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Journal of Sol-Gel Science and Technology

, Volume 50, Issue 2, pp 254–259 | Cite as

A Sol–Gel based magneto-optical device for the NANOSAT space mission

  • M. Zayat
  • R. Pardo
  • G. Rosa
  • R. P. del Real
  • M. Diaz-Michelena
  • I. Arruego
  • H. Guerrero
  • D. Levy
Special Edition: Celebrating the 60th Anniversary of Professor David Avnir

Abstract

On December 2004, the Spanish Space Agency INTA (Instituto Nacional de Técnica Aeroespacial) launched the first nanosatellite called NANOSAT (Fig. 1) on board an European rocket Ariane 5, from the French Guyana. The satellite consists of a hexagonal device of <19 kg of weight with a diameter of about 50 cm, which describes a LEO orbit of 655 km of altitude. The main objective of the satellite is to probe the operation and performance of micro- and nanotechnologies in space environment. One of the scientific experiments implemented on board was the Sol–Gel based magnetic nanosensor.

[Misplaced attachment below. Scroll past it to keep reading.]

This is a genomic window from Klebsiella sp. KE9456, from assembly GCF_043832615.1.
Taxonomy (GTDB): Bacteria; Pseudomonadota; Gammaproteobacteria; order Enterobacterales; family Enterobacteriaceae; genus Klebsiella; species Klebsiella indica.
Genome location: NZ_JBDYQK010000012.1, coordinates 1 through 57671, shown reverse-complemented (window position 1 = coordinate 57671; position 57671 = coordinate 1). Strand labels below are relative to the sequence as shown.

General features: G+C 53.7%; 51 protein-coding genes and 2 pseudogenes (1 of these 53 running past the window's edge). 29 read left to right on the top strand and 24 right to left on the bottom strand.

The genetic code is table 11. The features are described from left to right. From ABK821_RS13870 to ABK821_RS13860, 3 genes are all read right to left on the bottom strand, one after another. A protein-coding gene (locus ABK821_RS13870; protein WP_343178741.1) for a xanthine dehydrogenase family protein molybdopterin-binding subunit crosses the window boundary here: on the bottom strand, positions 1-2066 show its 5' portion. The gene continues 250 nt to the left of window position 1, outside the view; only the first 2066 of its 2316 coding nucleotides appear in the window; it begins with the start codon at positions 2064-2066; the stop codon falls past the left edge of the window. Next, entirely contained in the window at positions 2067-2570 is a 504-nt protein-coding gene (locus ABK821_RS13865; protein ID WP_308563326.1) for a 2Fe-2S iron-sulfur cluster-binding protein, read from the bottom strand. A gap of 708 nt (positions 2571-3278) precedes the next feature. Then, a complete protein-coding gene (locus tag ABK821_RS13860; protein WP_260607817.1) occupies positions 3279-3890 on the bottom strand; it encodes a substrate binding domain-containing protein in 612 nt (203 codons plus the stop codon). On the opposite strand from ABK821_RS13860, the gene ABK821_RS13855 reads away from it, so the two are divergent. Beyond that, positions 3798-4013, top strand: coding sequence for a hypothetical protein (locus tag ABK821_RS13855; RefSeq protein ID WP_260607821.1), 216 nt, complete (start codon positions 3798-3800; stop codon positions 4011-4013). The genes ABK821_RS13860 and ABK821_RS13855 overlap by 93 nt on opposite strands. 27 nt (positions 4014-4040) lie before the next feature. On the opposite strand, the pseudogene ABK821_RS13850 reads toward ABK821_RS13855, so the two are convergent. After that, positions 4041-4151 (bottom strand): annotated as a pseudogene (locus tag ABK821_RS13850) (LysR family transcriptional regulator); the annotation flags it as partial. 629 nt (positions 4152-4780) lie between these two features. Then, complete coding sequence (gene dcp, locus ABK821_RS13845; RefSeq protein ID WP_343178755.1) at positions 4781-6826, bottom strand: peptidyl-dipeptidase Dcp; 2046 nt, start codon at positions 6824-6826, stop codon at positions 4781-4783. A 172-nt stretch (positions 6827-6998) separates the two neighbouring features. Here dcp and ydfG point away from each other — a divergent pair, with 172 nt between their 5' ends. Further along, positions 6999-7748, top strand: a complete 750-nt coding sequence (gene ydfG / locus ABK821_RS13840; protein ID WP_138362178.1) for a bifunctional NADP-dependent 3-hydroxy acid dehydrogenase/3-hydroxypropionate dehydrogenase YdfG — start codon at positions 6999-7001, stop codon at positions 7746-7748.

Fig. 1

NANOSAT 01

Keywords

Space applications Magneto-optical nanosensor Sol–Gel 

Notes

Acknowledgments

This work was supported by a research projects from MEC (ESP98-1332-C04-04 and NAN2004-09317-C04-02). R.Pardo is grateful to MEC for a research contract “Juan de la Cierva”.

References

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Copyright information

© Springer Science+Business Media, LLC 2009

Authors and Affiliations

  • M. Zayat
    • 1
  • R. Pardo
    • 1
  • G. Rosa
    • 2
  • R. P. del Real
    • 2
  • M. Diaz-Michelena
    • 2
  • I. Arruego
    • 2
  • H. Guerrero
    • 2
  • D. Levy
    • 1
    • 3
  1. 1.Instituto de Ciencia de Materiales de MadridICMM (CSIC)Cantoblanco, MadridSpain
  2. 2.Laboratorio de OptoelectrónicaInstituto Nacional de Técnica Aeroespacial (INTA)Torrejón de Ardoz, MadridSpain
  3. 3.Laboratorio de Instrumentación Espacial, LINESInstituto Nacional de Técnica Aeroespacial (INTA)Torrejón de Ardoz, MadridSpain

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